How to Reframe the American-Israeli Alliance in a New Age of Great-Power Competition

Now that China has supplanted global terrorism as the U.S.’s main foreign-policy concern, the Israel-China relationship will have to change.

A container ship at the port of Haifa in 2007. Yoray Liberman/Getty Images for Bloomberg.

A container ship at the port of Haifa in 2007. Yoray Liberman/Getty Images for Bloomberg.

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Dec. 17 2019
About the author

Assaf Orion is director of the Israel-China program at the Institute for National Security Studies in Tel Aviv and an international fellow at the Washington Institute. A brigadier general (Res.), he previously headed the strategic division in the IDF’s planning directorate.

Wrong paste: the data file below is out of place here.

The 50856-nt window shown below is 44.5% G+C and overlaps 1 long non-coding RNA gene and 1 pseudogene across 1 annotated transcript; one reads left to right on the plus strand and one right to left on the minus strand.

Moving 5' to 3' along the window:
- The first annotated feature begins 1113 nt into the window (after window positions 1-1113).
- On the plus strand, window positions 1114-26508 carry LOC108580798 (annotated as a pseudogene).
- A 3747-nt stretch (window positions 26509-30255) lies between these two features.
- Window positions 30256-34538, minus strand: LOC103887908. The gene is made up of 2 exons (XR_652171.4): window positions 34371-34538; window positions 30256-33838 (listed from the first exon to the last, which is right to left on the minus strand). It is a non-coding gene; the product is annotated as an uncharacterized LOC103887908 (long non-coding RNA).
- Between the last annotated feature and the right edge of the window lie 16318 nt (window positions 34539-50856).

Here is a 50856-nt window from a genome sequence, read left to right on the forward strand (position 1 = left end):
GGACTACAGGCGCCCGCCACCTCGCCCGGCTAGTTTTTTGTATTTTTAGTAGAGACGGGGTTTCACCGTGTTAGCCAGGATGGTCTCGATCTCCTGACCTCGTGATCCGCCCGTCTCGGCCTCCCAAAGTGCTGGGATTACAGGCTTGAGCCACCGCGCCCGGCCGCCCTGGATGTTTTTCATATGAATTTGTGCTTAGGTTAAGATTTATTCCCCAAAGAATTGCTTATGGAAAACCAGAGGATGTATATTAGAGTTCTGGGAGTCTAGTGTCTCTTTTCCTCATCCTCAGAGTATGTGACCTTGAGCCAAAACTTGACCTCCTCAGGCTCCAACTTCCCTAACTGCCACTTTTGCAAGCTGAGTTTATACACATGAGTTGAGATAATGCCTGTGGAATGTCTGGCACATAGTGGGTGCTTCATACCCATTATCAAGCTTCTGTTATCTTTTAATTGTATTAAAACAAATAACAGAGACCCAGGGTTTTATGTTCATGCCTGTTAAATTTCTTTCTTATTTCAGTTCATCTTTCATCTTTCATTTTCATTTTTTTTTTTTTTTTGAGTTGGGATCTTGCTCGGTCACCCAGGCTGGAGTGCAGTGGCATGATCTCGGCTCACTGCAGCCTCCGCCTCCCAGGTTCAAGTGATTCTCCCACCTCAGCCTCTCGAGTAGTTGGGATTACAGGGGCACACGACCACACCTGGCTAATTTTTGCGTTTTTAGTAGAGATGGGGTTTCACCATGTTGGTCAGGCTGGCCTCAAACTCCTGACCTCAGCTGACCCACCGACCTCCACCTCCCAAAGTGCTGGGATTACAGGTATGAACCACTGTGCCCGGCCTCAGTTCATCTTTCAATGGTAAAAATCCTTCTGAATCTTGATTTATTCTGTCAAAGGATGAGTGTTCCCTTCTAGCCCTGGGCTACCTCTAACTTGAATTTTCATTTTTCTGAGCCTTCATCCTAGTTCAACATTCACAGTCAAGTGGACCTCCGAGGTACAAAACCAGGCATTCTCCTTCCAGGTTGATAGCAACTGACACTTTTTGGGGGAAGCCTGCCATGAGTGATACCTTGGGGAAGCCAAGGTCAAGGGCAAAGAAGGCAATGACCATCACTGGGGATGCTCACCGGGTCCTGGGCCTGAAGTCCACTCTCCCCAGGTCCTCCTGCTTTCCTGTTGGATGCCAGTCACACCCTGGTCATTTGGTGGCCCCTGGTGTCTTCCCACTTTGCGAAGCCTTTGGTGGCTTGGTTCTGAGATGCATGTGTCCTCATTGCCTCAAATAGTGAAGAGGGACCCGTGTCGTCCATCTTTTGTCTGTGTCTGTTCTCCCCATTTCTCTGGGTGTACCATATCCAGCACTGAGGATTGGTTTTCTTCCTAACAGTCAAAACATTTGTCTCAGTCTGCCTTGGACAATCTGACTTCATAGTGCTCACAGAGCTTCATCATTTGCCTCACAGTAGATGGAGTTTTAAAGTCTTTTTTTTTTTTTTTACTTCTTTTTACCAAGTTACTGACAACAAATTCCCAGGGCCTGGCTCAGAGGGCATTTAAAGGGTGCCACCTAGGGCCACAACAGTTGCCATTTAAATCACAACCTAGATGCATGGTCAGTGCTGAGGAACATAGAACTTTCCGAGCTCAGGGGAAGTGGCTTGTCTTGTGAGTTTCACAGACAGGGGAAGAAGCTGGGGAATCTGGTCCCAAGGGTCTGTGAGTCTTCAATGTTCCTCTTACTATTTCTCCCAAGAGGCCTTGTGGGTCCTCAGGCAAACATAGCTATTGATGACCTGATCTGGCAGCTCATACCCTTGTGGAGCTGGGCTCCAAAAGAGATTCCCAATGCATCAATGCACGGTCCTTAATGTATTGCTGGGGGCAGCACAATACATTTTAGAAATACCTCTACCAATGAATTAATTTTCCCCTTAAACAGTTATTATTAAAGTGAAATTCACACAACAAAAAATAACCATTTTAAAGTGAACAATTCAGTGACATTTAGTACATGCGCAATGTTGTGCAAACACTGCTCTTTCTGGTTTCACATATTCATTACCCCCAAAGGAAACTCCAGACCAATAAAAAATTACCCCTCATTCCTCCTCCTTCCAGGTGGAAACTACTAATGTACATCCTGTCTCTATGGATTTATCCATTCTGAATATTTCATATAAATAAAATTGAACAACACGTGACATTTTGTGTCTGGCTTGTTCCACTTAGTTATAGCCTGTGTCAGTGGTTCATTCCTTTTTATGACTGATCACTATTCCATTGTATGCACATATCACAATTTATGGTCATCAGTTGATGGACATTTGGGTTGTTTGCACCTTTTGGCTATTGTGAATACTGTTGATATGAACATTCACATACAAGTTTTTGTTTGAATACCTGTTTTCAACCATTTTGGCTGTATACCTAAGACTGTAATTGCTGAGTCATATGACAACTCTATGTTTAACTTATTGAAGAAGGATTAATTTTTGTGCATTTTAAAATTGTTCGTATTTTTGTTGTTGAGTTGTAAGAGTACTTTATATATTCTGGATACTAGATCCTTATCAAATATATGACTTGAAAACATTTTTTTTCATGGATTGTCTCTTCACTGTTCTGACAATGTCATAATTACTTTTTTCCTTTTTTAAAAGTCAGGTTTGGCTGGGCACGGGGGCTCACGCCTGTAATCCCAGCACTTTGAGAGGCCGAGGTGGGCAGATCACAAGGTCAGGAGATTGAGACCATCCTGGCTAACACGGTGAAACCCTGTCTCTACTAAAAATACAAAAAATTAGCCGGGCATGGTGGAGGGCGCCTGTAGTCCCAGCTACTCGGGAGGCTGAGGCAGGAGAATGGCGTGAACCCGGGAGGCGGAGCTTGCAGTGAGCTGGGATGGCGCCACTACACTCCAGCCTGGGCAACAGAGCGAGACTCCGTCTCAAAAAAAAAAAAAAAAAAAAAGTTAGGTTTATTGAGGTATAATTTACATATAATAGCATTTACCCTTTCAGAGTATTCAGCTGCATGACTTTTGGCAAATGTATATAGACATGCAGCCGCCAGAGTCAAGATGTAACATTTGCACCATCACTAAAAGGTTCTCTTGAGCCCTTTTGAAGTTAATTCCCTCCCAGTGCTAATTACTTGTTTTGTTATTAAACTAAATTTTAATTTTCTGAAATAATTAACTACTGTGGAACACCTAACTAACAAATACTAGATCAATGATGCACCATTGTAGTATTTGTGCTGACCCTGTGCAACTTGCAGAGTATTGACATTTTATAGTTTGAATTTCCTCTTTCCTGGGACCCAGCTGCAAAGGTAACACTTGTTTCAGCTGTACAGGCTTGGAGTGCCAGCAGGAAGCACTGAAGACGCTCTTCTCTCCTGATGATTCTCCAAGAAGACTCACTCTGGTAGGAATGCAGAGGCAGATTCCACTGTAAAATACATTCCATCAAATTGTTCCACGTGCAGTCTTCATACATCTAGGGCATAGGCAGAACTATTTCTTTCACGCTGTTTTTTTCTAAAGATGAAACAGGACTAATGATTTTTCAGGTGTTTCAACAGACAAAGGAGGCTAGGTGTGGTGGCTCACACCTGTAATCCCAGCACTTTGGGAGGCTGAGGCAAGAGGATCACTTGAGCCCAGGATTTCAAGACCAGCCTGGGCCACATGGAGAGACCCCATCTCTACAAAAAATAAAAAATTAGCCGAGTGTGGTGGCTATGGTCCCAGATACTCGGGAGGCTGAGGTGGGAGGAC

In his new essay for Mosaic, Arthur Herman describes the “impasse” in Israel-U.S. relations occasioned by Israel’s increasing—and, it is said, increasingly worrisome—ties with China, America’s chief geopolitical competitor. In doing so, he records as well some problematic aspects on the American side, especially a deep layer of mistrust, harbored by some U.S. officials toward their Israeli counterparts, that stems from legacy grievances against the Jewish state including the Jonathan Pollard affair in the 1980s and crises in the early and mid-2000s involving Israel’s defense exports to China.

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More about: China, Israel & Zionism, Israel-China relations, US-Israel relations